FDA: CosmeticsCosmetic Handbook. 1992. U.S. Food and Drug Administration. Center for Food Safety and Applied Nutrition. FDA/IAS Booklet: 1992.
FDA: Food AdditivesFDA's website at http://www​.fda.gov/Food​/FoodIngredientsPackaging/ucm115333​.htm.
National Industrial Chemicals Notification and Assessments Systemhttp://www.nicnas.gov.au/publications/car/pec/pec7/pec7_full_report_pd f.pdf

This is a full public report on 1,4-dioxane from the National Industrial Chemicals Notification and Assessments Scheme.
  1. Atlanta Journal and Constitution. 2007. Chemical in bath product for children raises alarms. By Carlene Olsen colsen@coxnews.com. Atlanta Journal and Constitution, February 12, 2007.
  2. ATSDR. 1986. Health Consultation on Gelman Sciences, Ann Arbor, Michigan. Written communication (May 22) to Louise A. Fabinski, Public Health Advisor, EPA Region V, Chicago, IL from Jeffrey A. Lybarger, M.D., Acting Director, Office of Health Assessment. Atlanta, GA: U.S. Department of Health and Human Services. Public Health Service. Agency for Toxic Substances and Disease Registry,.
  3. ATSDR. 1989. Written communication (September 14) to Raj M. Wiener, Director, Michigan Department of Public Health, Lansing, MI from Barry L. Johnson, Ph.D., Assistant Administrator. Atlanta, GA: U.S. Department of Health and Human Services. Public Health Service Agency for Toxic Substances and Disease Registry.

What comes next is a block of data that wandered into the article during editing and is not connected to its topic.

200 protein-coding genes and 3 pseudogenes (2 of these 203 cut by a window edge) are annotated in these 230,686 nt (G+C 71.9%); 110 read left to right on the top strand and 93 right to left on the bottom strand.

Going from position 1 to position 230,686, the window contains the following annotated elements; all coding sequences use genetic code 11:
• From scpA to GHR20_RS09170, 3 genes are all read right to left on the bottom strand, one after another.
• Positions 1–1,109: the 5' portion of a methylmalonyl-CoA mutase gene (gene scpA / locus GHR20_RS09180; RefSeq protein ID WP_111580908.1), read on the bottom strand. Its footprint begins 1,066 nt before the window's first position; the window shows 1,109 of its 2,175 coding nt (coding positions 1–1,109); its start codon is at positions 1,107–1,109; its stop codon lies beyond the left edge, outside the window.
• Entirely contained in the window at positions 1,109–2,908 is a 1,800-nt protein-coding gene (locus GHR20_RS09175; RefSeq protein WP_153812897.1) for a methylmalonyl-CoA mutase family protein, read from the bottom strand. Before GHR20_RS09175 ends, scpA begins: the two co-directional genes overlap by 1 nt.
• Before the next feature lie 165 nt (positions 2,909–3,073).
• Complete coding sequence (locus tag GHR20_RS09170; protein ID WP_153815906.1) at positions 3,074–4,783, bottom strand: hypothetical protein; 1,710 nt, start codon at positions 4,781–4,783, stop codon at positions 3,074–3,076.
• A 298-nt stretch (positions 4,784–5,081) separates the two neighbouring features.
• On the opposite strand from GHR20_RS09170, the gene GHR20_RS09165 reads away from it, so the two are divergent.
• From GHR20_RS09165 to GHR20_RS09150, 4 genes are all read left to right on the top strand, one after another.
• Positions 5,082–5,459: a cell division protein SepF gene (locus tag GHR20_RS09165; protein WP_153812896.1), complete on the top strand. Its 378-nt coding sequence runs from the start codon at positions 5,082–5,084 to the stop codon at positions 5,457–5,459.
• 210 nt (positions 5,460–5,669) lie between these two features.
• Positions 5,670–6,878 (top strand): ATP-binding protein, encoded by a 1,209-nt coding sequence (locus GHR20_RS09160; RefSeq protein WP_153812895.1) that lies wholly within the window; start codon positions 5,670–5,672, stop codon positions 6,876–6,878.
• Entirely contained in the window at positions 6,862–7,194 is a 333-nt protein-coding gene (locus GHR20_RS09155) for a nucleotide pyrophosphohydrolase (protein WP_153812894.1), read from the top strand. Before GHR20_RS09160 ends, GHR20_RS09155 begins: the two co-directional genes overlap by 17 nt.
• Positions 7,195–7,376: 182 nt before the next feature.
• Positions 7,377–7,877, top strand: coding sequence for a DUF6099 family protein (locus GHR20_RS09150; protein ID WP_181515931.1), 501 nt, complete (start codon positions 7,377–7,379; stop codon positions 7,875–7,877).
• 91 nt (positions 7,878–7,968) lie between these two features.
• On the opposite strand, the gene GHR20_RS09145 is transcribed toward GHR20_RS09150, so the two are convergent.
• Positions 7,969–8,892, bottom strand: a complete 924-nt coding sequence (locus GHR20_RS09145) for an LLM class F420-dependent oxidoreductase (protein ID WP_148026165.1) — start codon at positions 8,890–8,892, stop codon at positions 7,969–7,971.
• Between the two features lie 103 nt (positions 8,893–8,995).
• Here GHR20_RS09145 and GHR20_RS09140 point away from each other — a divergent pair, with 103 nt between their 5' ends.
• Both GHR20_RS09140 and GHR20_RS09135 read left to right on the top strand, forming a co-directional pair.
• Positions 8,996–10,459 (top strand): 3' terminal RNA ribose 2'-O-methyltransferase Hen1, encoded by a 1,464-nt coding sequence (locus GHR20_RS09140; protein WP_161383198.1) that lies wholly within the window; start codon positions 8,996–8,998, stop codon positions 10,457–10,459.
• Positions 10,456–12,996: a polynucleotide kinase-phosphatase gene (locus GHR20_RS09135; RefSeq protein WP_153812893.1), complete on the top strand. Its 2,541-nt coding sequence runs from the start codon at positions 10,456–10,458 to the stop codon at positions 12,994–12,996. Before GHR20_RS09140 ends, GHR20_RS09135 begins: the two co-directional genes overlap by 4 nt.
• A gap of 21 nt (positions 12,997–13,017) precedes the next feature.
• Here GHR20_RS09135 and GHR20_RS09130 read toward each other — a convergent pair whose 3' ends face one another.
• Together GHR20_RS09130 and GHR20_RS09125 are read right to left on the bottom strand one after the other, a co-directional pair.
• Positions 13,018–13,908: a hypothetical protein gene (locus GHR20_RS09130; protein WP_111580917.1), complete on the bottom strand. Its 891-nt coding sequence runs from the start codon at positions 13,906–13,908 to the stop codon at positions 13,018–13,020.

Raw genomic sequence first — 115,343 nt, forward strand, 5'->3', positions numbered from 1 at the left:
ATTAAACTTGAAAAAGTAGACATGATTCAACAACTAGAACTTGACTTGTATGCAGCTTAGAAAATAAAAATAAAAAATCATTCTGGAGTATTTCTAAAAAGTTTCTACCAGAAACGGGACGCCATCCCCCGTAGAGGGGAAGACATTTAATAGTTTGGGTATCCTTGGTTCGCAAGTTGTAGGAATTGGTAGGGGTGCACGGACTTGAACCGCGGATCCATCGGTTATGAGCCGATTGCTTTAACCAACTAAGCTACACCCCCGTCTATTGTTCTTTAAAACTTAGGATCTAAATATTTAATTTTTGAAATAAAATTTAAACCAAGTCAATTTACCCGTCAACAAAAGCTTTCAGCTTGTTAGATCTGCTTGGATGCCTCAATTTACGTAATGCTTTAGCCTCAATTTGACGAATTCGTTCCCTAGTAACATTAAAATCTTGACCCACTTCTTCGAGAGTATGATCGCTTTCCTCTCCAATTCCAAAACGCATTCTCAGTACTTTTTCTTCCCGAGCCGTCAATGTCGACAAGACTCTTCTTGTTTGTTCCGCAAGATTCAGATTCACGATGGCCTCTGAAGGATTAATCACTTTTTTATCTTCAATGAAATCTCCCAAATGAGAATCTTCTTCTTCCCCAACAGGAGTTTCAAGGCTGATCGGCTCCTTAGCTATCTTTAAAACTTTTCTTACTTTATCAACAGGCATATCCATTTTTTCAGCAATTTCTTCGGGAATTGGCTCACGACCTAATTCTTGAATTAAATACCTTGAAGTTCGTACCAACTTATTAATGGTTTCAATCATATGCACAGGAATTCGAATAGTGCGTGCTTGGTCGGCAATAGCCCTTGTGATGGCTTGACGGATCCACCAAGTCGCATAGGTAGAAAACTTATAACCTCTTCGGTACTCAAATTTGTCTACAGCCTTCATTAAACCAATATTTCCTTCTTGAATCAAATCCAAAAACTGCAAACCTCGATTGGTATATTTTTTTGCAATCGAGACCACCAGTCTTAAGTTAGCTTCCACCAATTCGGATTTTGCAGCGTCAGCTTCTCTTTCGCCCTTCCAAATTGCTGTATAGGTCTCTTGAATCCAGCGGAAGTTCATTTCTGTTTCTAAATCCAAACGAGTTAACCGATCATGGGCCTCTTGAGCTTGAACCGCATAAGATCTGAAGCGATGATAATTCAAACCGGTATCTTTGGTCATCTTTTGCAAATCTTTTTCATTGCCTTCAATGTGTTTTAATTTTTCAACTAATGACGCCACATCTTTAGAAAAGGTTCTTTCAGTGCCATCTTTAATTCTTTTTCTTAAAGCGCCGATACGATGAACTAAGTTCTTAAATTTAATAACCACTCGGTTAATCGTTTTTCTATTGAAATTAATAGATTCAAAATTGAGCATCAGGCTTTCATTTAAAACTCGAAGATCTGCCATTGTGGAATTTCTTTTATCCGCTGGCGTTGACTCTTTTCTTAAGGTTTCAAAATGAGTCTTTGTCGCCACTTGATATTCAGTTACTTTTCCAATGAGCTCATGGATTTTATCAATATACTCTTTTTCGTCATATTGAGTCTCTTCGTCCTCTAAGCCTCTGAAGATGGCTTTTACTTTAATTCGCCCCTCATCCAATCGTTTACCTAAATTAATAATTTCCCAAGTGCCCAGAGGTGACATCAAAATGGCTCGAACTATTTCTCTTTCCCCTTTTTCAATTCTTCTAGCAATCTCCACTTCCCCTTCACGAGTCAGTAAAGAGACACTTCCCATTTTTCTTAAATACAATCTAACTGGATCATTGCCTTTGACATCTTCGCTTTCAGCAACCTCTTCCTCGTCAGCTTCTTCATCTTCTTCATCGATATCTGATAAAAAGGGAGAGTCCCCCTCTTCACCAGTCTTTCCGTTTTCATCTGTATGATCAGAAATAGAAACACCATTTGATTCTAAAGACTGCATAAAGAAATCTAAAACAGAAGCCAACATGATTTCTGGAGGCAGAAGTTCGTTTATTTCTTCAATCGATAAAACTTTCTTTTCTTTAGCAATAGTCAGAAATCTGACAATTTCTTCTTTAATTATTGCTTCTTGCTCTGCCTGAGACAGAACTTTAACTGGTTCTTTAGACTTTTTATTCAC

4. ATSDR. 1994. Chemical specific health consultation for 1,4-Dioxane. Atlanta, GA: U.S. Department of Health and Human Services. Public Health Service. Agency for Toxic Substances and Disease Registry.
  5. ATSDR. 2007. Toxicological Profile for 1,4-Dioxane. U.S. Department of Health and Human Services. Public Health Service. Atlanta, GA: Agency for Toxic Substances and Disease Registry.
  6. Australia NICNAS. 1998. 1,4-Dioxane priority existing chemical No. 7. Full public report. National Industrial Chemicals Notification and Assessment Scheme. Commonwealth of Australia. http://www​.nicnas.gov​.au/publications/car​/pec/pec7/pec7_full_report_pdf.pdf.
  7. Black RE, Hurley FJ, Havery DC. Occurrence of 1,4-dioxane in cosmetic raw materials and finished cosmetic products. J AOAC Int. 2001;84:666–670. [PubMed: 11417628]
  8. Campaign for Safe Cosmetics. 2007. Cancer-causing chemical found in children's bath products. http://www​.safecosmetics​.org/newsroom/press​.cfm?pressReleaseID=21. August 22, 2007.
  9. Cosmetic Handbook. 1992. U.S. Food and Drug Administration. Center for Food Safety and Applied Nutrition. FDA/IAS Booklet: 1992.
  10. DeRosa CT, Wilbur S, Holler J, et al. Health evaluation of 1,4-dioxane. Toxicol Ind Health. 1996;12:1–43. [PubMed: 8713712]
  11. Environment News Service. 2007. Cosmetics industry approves controversial chemicals. By Cat Lazaroff. Environment News Service, February 14, 2007.
  12. FDA. Indirect food additives: Adhesives and components of coatings. Food and Drug Administration. Fed Regist. 1998. pp. 56786–56789.
  13. NAS. Food chemicals codex. 5th ed. Washington, DC: National Academy of Sciences; 2003. Polysorbate 20; pp. 346–347.
  14. NIOSH. HHE Report No. HETA-86-051-1911. National Cover of Atlanta, Inc., Lawrenceville, Georgia. National Institute for Occupational Safety and Health; 1988. http://www​.cdc.gov/niosh​/hhe/reports/pdfs/1986-0051-1911.pdf. June 05, 2007.
Bookshelf ID: NBK153666